"It's still a little weird," Johnson said. "I played against Jason for years and with him in an All-Star Game. It's definitely different, but it's fun at the same time because he's very understanding of what we go through, having just come off of playing. He's been great all year and learning and he's just getting better."

Nets general manager Billy King said the organization always expected some growing pains. He heralded the job that Kidd did in adjusting the team's offense after All-Star center Brook Lopez suffered a broken foot in December and was lost for the season. King said the organization's support never wavered for Kidd, who turned 41 on March 23.

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"The questioning was just people on the outside," King said. "I think he had the confidence and believed in himself, and he just let his instincts take over."

King said he became convinced that Kidd was going to be able to turn things around in late December, even while the losses continued to pile up.

"I could see things turning in practice, even when we were losing," King said. "He was working on things in the offense and kept adding and making sure guys were paying attention to detail. That's when I knew. He didn't panic. He just kept working and getting better and better."

Jason Collins wasn't with the team when it was struggling. But he played with Kidd on the Nets when they were in New Jersey, and he said it's very interesting to see how he's learned to translate his vision as a player to his vision as a coach.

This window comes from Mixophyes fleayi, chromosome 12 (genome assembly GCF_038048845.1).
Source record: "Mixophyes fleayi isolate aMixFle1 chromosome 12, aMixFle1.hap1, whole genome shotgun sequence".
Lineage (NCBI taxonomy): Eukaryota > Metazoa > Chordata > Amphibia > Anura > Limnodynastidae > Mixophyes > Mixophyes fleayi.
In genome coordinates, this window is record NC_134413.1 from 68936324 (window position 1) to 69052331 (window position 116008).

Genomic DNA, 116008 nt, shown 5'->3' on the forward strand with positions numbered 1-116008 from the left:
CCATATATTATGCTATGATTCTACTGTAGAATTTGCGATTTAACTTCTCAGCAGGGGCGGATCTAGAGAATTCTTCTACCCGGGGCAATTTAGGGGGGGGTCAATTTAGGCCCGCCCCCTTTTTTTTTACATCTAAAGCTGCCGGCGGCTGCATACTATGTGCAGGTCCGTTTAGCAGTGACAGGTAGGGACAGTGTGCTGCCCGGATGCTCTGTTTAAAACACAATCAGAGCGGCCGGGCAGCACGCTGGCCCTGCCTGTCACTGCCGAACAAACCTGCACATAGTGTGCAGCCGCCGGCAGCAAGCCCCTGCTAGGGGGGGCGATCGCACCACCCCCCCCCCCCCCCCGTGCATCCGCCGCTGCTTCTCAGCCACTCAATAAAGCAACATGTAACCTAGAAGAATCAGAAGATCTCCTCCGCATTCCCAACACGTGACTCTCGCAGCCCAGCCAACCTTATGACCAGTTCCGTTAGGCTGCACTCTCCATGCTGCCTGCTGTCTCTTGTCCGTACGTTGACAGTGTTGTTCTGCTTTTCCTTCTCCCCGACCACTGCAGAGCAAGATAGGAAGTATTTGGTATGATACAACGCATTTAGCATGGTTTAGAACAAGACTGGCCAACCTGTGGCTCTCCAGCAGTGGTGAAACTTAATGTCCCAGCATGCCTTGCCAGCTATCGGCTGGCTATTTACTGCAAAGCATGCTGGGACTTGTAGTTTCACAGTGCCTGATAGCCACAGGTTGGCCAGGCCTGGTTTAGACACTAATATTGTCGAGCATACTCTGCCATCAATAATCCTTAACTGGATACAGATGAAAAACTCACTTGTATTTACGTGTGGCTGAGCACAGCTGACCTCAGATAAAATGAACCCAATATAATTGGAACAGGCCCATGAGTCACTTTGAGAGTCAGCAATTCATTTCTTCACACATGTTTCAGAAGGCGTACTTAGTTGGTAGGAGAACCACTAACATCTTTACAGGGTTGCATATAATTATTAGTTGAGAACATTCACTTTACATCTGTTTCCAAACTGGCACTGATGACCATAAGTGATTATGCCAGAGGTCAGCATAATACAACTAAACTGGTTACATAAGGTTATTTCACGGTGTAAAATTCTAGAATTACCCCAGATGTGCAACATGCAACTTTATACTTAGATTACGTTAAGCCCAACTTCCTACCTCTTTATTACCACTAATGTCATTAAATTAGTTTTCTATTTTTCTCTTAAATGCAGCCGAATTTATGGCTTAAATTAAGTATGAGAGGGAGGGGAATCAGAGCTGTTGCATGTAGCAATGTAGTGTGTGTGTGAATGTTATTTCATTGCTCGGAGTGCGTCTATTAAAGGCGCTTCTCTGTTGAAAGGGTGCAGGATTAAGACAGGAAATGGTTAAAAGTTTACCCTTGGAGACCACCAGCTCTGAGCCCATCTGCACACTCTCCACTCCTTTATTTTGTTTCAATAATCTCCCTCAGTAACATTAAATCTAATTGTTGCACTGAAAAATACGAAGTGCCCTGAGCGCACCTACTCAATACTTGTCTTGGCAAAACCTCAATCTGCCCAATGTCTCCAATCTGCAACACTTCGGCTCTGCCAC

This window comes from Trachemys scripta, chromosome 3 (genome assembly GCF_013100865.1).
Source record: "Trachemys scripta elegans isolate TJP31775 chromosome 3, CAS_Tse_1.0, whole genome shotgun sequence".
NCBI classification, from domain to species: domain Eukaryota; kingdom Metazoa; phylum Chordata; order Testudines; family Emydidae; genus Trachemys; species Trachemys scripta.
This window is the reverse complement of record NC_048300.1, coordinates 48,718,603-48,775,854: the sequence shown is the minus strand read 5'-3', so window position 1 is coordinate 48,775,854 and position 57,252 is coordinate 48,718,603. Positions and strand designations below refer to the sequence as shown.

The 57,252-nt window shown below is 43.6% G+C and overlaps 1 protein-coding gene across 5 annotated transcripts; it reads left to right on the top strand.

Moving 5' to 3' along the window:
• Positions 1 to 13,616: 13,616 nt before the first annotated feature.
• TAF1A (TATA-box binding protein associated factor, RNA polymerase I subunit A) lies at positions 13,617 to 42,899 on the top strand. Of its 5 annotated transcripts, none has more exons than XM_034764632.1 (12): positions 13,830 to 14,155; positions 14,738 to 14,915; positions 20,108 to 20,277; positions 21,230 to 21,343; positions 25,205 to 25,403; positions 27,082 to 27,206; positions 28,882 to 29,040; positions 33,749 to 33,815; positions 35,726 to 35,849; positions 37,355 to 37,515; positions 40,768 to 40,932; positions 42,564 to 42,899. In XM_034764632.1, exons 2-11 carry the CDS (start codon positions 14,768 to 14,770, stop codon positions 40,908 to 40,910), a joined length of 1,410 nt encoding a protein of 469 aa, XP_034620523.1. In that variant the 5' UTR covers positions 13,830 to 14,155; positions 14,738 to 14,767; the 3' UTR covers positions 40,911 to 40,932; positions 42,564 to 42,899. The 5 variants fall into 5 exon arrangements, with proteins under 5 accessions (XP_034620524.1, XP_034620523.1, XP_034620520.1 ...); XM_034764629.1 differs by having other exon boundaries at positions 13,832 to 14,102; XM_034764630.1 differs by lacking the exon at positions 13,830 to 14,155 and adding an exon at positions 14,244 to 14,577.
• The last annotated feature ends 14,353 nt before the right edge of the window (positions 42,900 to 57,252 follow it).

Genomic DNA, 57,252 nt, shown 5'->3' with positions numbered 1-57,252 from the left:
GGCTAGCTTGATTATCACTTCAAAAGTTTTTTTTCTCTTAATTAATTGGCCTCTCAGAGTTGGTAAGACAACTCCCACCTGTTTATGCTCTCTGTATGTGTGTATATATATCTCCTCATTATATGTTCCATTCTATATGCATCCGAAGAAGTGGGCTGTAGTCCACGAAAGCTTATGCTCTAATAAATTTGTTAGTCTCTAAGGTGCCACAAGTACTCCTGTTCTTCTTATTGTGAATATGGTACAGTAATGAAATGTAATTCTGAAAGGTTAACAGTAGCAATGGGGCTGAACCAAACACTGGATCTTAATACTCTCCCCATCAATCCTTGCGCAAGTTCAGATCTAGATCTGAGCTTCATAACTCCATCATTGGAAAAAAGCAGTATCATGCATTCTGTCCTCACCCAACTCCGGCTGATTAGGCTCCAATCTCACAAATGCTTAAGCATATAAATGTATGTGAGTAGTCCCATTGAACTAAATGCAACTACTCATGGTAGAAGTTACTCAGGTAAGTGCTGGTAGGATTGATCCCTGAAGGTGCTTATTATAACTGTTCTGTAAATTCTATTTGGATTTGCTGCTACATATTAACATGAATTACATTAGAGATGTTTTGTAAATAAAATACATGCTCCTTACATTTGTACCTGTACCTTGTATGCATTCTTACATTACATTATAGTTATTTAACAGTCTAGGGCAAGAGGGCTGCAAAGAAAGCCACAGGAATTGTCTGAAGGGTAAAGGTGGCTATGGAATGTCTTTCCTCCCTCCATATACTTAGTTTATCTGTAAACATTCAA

"He's always been a lead-by-example kind of guy, but now he's more of a vocal leader," said Collins, who signed his first 10-day contract with the Nets in late February. "It's cool to see him continue to grow and evolve into being a great coach."

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It's hard to recall when Kidd has panicked or even lost his cool on the court, whether playing or coaching. He's famous for his poker face. He had gone all season without a technical foul before getting one in the first quarter of a 110-81 blowout loss to the Knicks on Wednesday night.

"A lot of people during the season took it as being aloof, but he's so even keel that people stay calm on the sideline," King said. "He's not crazy. He's not jumping. He's very calm, and it translates to our players."

Kidd also has shown that he's not afraid to gamble and be creative on the fly. In the Nets' overtime win at Dallas in March, some thought he out-coached his mentor, Rick Carlisle, at the end of regulation when he used a small lineup of guards and small forwards with Paul Pierce playing center. This stretched the Dallas defense to the point that Johnson could go to the basket pretty much unchallenged for the tying layup.

The expectations will continue to be high for Kidd in the playoffs. It doesn't matter that he is a rookie coach. He has a veteran-laden team that is built to win now.

Thorn, who saw Kidd transform what had been a 26-win team the year before into a team that made the 2002 NBA Finals, believes he is up for the challenge.

"In everything Jason does, he's a competitor," Thorn said. "He's one of the toughest competitors. I'm thinking of guys like Michael Jordan. Jason is the same way. He plays to win and he wants to win and he understands what it takes to win. A lot of guys want to win, but you have to put it all together. Jason knows how to do that."